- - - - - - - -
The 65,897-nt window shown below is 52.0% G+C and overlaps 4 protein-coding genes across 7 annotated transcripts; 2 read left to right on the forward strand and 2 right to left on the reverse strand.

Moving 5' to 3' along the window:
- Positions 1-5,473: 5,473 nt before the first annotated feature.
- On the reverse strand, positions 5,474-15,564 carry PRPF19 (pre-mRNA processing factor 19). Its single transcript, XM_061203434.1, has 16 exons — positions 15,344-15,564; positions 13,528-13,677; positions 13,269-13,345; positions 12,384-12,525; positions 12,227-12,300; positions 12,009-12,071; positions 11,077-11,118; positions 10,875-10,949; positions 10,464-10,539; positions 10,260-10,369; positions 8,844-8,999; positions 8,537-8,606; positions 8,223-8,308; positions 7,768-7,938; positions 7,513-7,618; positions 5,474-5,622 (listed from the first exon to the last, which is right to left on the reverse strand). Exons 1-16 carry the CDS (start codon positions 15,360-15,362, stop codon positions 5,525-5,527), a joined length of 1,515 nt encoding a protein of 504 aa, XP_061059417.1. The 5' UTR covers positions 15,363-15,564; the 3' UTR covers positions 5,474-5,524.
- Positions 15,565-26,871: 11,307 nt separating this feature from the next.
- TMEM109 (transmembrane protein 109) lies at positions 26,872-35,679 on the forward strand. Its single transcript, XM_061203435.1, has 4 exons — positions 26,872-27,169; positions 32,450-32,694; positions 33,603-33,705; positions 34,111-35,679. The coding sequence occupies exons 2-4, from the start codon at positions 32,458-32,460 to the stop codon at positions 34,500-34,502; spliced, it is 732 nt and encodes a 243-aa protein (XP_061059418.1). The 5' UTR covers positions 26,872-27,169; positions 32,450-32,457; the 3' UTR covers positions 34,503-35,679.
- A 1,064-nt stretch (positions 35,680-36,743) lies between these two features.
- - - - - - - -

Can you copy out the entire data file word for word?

The 65,897-nt window shown below is 52.0% G+C and overlaps 4 protein-coding genes across 7 annotated transcripts; 2 read left to right on the forward strand and 2 right to left on the reverse strand.

Moving 5' to 3' along the window:
- Positions 1-5,473: 5,473 nt before the first annotated feature.
- On the reverse strand, positions 5,474-15,564 carry PRPF19 (pre-mRNA processing factor 19). Its single transcript, XM_061203434.1, has 16 exons — positions 15,344-15,564; positions 13,528-13,677; positions 13,269-13,345; positions 12,384-12,525; positions 12,227-12,300; positions 12,009-12,071; positions 11,077-11,118; positions 10,875-10,949; positions 10,464-10,539; positions 10,260-10,369; positions 8,844-8,999; positions 8,537-8,606; positions 8,223-8,308; positions 7,768-7,938; positions 7,513-7,618; positions 5,474-5,622 (listed from the first exon to the last, which is right to left on the reverse strand). Exons 1-16 carry the CDS (start codon positions 15,360-15,362, stop codon positions 5,525-5,527), a joined length of 1,515 nt encoding a protein of 504 aa, XP_061059417.1. The 5' UTR covers positions 15,363-15,564; the 3' UTR covers positions 5,474-5,524.
- Positions 15,565-26,871: 11,307 nt separating this feature from the next.
- TMEM109 (transmembrane protein 109) lies at positions 26,872-35,679 on the forward strand. Its single transcript, XM_061203435.1, has 4 exons — positions 26,872-27,169; positions 32,450-32,694; positions 33,603-33,705; positions 34,111-35,679. The coding sequence occupies exons 2-4, from the start codon at positions 32,458-32,460 to the stop codon at positions 34,500-34,502; spliced, it is 732 nt and encodes a 243-aa protein (XP_061059418.1). The 5' UTR covers positions 26,872-27,169; positions 32,450-32,457; the 3' UTR covers positions 34,503-35,679.
- A 1,064-nt stretch (positions 35,680-36,743) lies between these two features.